Notable Changes in 2013 Tax Law

Radhika Sivadi

3 min read ·


Notable Changes in 2013 Tax Law image taxesNotable Changes in 2013's Tax LawWhat taxes will go up and what kinds of tax breaks for small business can you expect to see extended in 2013? We did the legwork for you today on notable changes you can expect to see for 2013′s tax law.

For some, Income Taxes will go up in 2013 – Small businesses that have a pass through structure – an LLC, S-Corp, Partnership, or Sole Proprietorship – may be affected by the increase in income tax as whatever profits the business takes in translates into their income. However, this will only affect those in the highest income bracket.

  • If you are single and make more than $400k a year, or married and make more than $450k, you will be subject to a rather large tax rate increase from 35% to 39.6%. All other income brackets will be taxed at previous, Bush-era tax rates.

Payroll Taxes will go up in 2013 – The previous Social Security payroll tax rate of 4.2% will revert back to 6.2% on the first $113,700 in wages.

For some, Medicare Tax will go up in 2013 –Employers should be aware that, along with the standard Medicare tax withholding of 1.45%, they must withhold a .9% additional Medicare tax from any income in excess of $200,000 that is earned by an employee, Unearned income is also affected by an increase in the Medicare tax rate – if an AGI is over $200,000/yr for someone filing individually, or $250,000/yr for a married couple, a 3.8% Medicare surtax will be levied on any unearned income.

Changes to the 2013 Tax Code might affect businesses that file a quarterly 1040ES – If you file a 1040ES, remember to take these changes into account when determining how much to withhold every quarter. Sole proprietors, partners, S-Corp Shareholders, and self-employed individuals must file quarterly estimated tax payments if you expect to owe more than $1,000 in taxes when filing your return. The IRS has not released the tax rate schedule for 2013 yet, but when they do make sure to review it carefully as your rates may have gone up. You could face fines if you underpay.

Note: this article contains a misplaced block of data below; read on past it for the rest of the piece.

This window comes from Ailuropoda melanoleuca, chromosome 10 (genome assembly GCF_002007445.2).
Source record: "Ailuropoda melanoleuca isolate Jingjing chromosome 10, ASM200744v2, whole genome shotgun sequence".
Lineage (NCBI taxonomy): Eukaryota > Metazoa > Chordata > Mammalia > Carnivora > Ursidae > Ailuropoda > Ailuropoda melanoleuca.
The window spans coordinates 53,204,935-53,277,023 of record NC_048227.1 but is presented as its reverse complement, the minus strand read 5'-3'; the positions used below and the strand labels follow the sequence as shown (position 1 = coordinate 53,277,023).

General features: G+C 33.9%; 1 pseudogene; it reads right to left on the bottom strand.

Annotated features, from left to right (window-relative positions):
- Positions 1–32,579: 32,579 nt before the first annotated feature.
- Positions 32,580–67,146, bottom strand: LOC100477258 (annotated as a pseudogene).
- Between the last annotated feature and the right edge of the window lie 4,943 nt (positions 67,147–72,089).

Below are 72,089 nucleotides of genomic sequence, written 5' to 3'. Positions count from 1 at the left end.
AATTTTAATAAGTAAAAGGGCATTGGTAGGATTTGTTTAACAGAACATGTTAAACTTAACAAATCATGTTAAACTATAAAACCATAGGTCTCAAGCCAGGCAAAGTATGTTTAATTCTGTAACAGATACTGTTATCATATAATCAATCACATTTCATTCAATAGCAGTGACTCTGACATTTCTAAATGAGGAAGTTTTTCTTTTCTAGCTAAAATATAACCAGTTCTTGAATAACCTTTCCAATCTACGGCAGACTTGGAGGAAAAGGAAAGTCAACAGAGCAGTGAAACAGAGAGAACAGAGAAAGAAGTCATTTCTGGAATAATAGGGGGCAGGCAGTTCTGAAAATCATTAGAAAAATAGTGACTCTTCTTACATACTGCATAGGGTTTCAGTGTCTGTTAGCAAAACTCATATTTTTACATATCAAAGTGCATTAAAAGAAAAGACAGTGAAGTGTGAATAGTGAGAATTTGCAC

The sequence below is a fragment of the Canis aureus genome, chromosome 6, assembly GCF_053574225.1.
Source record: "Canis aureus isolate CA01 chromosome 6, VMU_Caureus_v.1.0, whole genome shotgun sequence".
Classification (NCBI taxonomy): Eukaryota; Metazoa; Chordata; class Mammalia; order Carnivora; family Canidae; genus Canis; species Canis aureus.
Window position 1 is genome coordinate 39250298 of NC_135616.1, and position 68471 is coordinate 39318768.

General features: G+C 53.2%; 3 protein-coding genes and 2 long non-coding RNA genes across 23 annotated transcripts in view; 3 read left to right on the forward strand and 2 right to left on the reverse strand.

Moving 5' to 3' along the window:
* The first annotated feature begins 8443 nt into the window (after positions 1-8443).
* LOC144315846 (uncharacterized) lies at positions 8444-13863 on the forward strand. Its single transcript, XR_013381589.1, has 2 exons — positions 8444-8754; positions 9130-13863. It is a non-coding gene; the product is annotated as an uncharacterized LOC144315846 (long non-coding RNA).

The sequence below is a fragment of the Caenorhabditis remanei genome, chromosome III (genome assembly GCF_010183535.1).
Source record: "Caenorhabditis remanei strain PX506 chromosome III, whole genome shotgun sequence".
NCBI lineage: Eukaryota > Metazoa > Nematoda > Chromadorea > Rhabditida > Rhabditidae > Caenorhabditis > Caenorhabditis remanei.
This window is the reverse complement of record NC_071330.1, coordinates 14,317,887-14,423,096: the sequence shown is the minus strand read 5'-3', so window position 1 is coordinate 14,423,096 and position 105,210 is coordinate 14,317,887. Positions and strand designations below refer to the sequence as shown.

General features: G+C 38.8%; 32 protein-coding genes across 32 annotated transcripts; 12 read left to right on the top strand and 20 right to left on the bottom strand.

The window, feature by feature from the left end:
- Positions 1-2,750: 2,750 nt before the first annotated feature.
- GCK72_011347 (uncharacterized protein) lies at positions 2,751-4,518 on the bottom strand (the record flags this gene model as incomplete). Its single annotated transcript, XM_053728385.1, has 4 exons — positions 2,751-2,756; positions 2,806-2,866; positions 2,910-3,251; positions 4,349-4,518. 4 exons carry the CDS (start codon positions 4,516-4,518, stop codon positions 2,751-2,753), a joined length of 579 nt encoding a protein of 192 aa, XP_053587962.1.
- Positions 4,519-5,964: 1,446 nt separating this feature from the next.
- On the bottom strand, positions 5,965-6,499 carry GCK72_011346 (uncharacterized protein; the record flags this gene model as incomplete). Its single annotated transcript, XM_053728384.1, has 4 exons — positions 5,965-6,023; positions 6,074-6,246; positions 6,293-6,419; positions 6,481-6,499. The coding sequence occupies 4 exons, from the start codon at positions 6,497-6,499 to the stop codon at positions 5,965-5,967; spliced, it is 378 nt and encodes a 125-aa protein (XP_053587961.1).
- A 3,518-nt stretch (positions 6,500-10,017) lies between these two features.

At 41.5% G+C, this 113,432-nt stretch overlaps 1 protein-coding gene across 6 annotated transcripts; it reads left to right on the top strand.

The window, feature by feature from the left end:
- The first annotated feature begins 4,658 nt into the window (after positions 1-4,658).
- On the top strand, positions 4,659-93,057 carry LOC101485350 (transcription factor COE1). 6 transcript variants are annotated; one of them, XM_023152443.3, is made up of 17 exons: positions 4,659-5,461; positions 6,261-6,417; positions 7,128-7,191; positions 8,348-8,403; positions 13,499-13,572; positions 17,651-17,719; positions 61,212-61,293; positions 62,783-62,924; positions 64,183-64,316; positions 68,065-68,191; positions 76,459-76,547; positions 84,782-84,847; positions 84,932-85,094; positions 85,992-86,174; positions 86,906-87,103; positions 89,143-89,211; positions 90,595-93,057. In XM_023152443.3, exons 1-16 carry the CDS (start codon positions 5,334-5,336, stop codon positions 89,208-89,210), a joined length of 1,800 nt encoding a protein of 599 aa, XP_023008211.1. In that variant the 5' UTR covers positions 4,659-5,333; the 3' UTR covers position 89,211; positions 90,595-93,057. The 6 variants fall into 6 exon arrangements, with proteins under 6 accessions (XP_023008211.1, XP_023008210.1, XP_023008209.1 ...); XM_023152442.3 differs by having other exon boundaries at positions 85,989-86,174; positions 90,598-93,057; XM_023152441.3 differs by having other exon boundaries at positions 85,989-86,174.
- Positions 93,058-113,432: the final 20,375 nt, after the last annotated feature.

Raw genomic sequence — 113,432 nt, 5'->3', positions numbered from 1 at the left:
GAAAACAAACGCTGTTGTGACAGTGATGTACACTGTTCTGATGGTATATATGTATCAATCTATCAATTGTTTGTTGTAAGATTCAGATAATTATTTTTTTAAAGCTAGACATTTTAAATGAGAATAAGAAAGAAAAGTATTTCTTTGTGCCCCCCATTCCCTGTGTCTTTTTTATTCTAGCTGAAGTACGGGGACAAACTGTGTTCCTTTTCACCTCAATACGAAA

Calculating a Home Office Deduction is Simpler – Claiming a deduction for a home office used to require business owners to take precise measurements, perform complex calculations, and fill in 43 lines of information. Happily, the IRS has unveiled a simpler option for 2013, and all it requires is that the person claiming the deduction multiply the square-footage of their home office by $5 – the maximum deduction is $1,500.

Tax breaks for small businesses have been extended through 2013– According to the SBA, 97% of small businesses will not see their income taxes go up. In addition to this good news, the package of tax breaks that small businesses enjoyed in 2012 will be extended through 2013. This package included:

  • Section 179 deductions – Along with retroactively applying to 2012, the $500,000 deduction limit has also been applied to 2013. So if you are planning on investing in equipment, hardware, or software, do it before the limit falls back down. The American Taxpayer Relief Act of 2012 also extended the bonus depreciation rate of 50% for certain new fixed asset purchases, which was set to expire at the end of 2012, through 2013. Now deduction limits and depreciation rates are going to eventually expire, so it may be a good idea to take advantage of this while you can.
  • Work Opportunity Tax Credit – Business that hire veterans or individuals from underserved communities will continue to earn tax credits based on the new hire’s income.
  • Research and Experimentation Tax Credit – Along with applying retroactively to 2012, this tax credit will also be in place throughout 2013

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Radhika Sivadi